However, the evidence is overwhelmingly in favour of showing that significant benefits—both in terms of reductions in level of injury, but also in increased accountability. As a result, in light of the very likely considerable reductions in injuries that would result from imposing legal obligations on directors, the recent HSC decision (supported by the HSE and the Government) to continue for another one and half years down a voluntary guidance approach (a further two years has been wasted of course since December 2005) seems to border on recklessness,


  HSC's Enforcement Policy Statement (EPS) sets out the criteria for determining the circumstances when prosecutions should be expected. Whilst the criteria state that prosecutions should take place where a death has been identified, this is not the case where a breach causes a reported major injury or a reported dangerous occurrence.

  The CCA had argued that where either a reported major injury or dangerous occurrence has been investigated, and is discovered to be the result of an offence, a prosecution should take place.

  In relation to major injuries, the CCA has argue that there were two rationales for this: (a) for reasons of "moral accountability"—organisations that cause serious injuries though committing criminal offences should be prosecuted; but also (b) for reasons of deterrence; where detection is low (which is the case with major injuries as only 10% are investigated), then sanctions must be high. Yet at present only around 10% of investigated major injuries result in a prosecution—1% of all major injuries (figures based on 2003 figures).

  In 2004, the HSE undertook a full review of the EPS. HSE commissioned a number of surveys into views of inspectors, duty holders and "victims", as well as academic review of research into effectiveness of enforcement. In all of this, and in HSE's analysis of this research, the CCA cannot find any discussion on whether the prosecution criteria could or should be changed. Moreover the HSE have now admitted to the CCA two things:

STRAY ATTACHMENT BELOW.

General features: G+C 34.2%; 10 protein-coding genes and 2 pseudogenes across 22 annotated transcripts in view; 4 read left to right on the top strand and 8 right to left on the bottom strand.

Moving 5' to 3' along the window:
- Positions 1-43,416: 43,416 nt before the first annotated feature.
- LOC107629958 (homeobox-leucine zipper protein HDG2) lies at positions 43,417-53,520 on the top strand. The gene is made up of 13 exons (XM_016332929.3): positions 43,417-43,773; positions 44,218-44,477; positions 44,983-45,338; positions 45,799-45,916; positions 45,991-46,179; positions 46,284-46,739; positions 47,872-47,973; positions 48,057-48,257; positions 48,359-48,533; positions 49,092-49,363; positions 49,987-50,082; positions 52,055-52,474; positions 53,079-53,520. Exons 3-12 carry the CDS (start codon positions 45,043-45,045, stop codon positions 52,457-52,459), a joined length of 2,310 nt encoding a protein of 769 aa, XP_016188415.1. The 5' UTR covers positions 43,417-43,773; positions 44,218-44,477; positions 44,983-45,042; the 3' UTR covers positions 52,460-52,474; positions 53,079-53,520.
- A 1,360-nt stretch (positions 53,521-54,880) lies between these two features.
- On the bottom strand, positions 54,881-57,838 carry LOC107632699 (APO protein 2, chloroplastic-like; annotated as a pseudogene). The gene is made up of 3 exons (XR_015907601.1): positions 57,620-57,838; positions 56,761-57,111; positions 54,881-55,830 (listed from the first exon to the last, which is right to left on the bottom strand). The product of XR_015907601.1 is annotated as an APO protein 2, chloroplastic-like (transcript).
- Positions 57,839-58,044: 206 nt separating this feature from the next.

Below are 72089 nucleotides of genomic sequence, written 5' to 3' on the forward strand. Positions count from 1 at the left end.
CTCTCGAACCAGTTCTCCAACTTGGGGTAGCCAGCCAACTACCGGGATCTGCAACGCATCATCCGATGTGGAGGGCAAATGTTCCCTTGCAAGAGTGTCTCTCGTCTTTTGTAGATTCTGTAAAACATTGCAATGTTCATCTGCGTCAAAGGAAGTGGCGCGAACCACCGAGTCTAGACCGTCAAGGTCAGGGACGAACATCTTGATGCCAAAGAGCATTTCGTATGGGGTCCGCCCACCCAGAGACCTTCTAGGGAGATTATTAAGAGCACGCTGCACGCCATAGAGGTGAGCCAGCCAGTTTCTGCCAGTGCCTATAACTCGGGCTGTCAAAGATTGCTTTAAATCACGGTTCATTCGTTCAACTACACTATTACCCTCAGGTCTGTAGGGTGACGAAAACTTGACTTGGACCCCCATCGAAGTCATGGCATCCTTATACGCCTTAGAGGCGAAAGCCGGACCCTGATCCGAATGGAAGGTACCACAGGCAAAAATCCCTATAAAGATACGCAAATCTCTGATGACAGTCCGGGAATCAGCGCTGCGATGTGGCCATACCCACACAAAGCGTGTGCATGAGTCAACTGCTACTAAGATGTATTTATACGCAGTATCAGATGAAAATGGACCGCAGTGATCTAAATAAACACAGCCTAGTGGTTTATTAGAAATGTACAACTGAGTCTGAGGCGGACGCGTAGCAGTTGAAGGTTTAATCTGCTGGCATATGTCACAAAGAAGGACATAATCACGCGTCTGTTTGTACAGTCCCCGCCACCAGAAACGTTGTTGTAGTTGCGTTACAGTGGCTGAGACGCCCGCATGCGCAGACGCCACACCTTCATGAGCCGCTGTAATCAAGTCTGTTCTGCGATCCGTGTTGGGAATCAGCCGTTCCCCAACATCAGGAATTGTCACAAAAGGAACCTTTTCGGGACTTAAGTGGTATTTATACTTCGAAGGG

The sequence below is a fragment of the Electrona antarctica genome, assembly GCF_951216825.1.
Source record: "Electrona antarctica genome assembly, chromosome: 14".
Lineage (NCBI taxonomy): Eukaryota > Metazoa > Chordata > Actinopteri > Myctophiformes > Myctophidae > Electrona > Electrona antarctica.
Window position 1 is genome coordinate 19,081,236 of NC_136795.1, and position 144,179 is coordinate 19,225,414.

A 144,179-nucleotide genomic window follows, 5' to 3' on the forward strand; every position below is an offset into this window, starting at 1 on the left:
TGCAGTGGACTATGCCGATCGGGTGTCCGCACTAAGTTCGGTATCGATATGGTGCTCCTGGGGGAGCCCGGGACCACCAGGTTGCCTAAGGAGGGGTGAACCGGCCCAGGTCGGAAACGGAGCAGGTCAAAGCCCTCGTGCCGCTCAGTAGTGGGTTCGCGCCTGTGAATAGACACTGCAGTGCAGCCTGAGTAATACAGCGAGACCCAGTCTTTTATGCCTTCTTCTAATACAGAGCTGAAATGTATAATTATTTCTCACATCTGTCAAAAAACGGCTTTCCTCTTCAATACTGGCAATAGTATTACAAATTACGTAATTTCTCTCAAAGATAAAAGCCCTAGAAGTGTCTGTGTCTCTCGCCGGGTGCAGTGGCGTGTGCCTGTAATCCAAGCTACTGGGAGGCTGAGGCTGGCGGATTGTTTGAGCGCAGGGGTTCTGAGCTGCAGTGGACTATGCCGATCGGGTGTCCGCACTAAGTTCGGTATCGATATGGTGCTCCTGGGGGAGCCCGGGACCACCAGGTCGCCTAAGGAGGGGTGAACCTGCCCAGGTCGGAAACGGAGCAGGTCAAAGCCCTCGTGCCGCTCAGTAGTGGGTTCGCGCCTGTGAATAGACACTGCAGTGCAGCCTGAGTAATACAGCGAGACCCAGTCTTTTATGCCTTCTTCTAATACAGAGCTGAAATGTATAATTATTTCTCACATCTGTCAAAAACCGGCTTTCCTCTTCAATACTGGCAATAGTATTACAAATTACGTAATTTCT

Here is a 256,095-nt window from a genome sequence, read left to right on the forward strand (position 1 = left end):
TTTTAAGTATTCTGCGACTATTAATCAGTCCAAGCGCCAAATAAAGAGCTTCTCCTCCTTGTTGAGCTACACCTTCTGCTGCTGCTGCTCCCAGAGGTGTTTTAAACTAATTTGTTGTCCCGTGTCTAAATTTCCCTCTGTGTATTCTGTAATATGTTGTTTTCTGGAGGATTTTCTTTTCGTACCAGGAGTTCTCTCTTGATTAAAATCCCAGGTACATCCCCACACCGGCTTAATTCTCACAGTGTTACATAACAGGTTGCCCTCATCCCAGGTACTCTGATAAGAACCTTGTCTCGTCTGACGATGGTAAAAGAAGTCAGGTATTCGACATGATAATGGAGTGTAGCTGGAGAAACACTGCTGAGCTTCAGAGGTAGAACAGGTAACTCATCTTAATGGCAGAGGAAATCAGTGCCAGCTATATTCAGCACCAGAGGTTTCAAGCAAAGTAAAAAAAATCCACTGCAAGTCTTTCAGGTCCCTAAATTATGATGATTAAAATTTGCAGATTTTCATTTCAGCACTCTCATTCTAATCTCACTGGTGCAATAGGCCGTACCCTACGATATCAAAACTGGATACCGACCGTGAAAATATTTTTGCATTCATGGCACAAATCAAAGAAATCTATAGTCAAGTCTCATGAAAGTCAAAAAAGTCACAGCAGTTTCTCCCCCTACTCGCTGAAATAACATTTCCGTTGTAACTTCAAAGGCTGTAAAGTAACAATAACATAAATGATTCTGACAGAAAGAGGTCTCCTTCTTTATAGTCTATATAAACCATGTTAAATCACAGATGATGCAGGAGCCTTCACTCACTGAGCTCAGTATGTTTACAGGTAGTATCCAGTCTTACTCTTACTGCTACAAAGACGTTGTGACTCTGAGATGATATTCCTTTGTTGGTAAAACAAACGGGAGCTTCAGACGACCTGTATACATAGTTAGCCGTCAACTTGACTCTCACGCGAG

—    although the CCA asked the HSE to consider their prosecution criteria as part of the review, no further work—and in particular the points set out above—there is no record of this having been done; and

    —    in underking its review, the HSE did not seek or obtain any prosecution data from its statistics department. Therefore it was entirely unaware of the current levels—and trends—of prosecutions following deaths, major injuries, over three day injuries or prosecution.

  In the CCA's view, there could have been no effective review of the prosecution criteria—a key part of the Enforcement Policy Statement—without obtaining the most basic prosecution data, and considering whether or not they were adequate.

  The CCA is therefore requesting that the Select Committee calls on the HSC/E to undertake a re-review paragraph 39 of the Enforcement Policy Statement—with proper consultation processes—dealing with the circumstances when prosecution is appropriate.

  It should also make public details of prosecution levels in different sectors, different regions and different years following different kinds of reported injury.—so that the public can take a view on the adequacy of the prosecution levels.

  The HSE has told the CCA that their computer database does not allow this information to be accessed easily—and so has refused to provide this data to the CCA as part of an FOIA request. Whilst we are astonished that this is the situation—five years ago it was possible to obtain this information—the HSE should at least spend the time putting together this information of its own internal use (which can then be made public).